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The Surveillance State is Already Here: Are Cops Using Cell Simulators to Track Your Every Move?

Ever heard of a Stingray or Hailstorm device? No? Do you own a cell phone — or any device that connects wirelessly to the internet? Do you care about your privacty rights? Then buckle up. It’s going to be a bumpy, scary ride.

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StingRay? Hailstorm? HUH?

Simply put, these are spy devices used by various federal, state, and local agencies that turn your cell phone into a homing beacon, letting them listen to your incoming and outgoing phone calls and read your emails and texts. And it os so precise that it can track you down to the very room you are in if you’re carrying your cell phone. But the various agencies don’t like to talk about them. Hmm. Why? What could possibly go wrong?

The StingRay is an IMSI catcher with both passive (digital analyzer) and active (cell-site simulator) capabilities. When operating in active mode, the device mimics a wireless carrier cell tower to force all nearby mobile phones and other cellular data devices to connect to it. The newer “Hailstorm” device works similarly but can also eavesdrop on 4-G phones and devices.

A StingRay can be used to identify and track a phone or other compatible cellular data device even while the device is not engaged in a call or accessing data services!

What’s even scarier is that and cellphone use in the area of a StingRay device, is sucked up as well as the “target”. According to DOJ POLICY (not a law) any data obtained on innocent bystanders must be deleted in 60 days. SERIOUSLY? Once they get hands on your data they have it forever. If their claims were true, then how can the intelligence agencies be able to comb through millions of people’s data YEARS after it was intercepted? Oops!

SIDEBAR:

Despite claims that your vote is anonymous — at least for in-person ballots — the fact is each ballot has a unique id number  (several in fact). And when you vote in person, your ballot’s serial number is recorded in the election official log book next to your name. Guess what, they can then go back and see who you voted for, all without you knowing. Whether it is actually being used this way is moot. The plain fact is that it CAN be used this way. Bring back the mechanical machines that only total votes. — TPR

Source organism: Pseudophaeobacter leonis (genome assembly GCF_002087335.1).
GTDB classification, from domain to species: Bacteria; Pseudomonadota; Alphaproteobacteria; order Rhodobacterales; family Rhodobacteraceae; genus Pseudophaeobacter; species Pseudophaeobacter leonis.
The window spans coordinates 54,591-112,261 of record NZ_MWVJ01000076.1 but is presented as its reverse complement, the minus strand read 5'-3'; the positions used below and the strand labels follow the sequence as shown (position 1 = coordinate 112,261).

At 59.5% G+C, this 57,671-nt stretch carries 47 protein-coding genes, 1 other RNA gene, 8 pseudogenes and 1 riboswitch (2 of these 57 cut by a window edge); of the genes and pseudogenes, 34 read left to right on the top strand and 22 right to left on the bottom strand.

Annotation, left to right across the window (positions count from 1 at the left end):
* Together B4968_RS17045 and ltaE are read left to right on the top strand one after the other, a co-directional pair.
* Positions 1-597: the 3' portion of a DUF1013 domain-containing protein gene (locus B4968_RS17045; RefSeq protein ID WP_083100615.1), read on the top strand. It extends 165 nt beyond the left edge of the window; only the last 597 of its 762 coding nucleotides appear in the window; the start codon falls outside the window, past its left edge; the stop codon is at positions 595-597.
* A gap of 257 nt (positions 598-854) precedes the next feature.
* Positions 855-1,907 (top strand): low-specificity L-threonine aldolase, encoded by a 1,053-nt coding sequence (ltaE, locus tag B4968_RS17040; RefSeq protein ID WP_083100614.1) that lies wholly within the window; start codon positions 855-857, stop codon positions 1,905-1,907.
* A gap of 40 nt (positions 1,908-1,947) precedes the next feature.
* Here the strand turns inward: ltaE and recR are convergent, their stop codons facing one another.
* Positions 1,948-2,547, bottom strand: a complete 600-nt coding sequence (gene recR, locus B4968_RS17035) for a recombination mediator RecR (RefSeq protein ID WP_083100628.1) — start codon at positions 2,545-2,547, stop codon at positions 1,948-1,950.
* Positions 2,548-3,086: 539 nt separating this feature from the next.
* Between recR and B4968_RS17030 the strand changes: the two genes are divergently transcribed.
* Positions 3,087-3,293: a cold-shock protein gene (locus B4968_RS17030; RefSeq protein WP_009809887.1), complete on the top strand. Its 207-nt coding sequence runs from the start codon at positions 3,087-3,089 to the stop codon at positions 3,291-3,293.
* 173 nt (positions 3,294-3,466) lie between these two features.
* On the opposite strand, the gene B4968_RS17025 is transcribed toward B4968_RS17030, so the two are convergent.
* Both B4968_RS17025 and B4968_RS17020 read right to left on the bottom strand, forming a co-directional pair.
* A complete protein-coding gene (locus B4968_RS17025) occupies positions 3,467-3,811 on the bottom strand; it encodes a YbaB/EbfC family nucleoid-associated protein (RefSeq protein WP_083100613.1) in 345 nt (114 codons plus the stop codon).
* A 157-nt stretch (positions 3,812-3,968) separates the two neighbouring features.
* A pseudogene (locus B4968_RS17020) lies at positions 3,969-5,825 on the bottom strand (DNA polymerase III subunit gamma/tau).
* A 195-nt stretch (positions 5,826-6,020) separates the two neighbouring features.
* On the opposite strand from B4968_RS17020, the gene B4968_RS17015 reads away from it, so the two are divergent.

Disrupting service AKA DENIAL OF SERVICE (isn’t that a crime?)

The FBI has claimed that when used to identify, locate, or track a cellular device, the StingRay does not collect communications content or forward it to the service provider. Instead, the device causes a disruption in service. Under this scenario, any attempt by the cellular device user to place a call or access data services will fail while the StingRay is conducting its surveillance. On August 21, 2018, Senator Ron Wyden noted that Harris Corporation confirmed that Stingrays disrupt the targeted phone’s communications. Additionally, he noted that “while the company claims its cell-site simulators include a feature that detects and permits the delivery of emergency calls to 9-1-1, its officials admitted to my office that this feature has not been independently tested as part of the Federal Communications Commission’s certification process, nor were they able to confirm this feature is capable of detecting and passing-through 9-1-1 emergency communications made by people who are deaf, hard of hearing, or speech disabled using Real-Time Text technology.”

In fact, it has already been used during mass demonstrations, so the protestors could not talk to each other. I leave the legality and constitutionality of such uses as an exercise for the student.

 

The FBI has claimed that when used to identify, locate, or track a cellular device, the StingRay does not collect communications content or forward it to the service provider.

Yeah, right!

There are no laws currently on the books at any level of government (*except UTAH) regulating the use of this equipment. Several court cases have determined that use of these machines constitutes Warrantless searches and as such their use violates the 4th amendment, but no case has made it to the SCOTUS yet..

 

Federal Agencies Known to Use Cell Site Simulators:

Still think you’re safe from unconstitutional searches and seizures?

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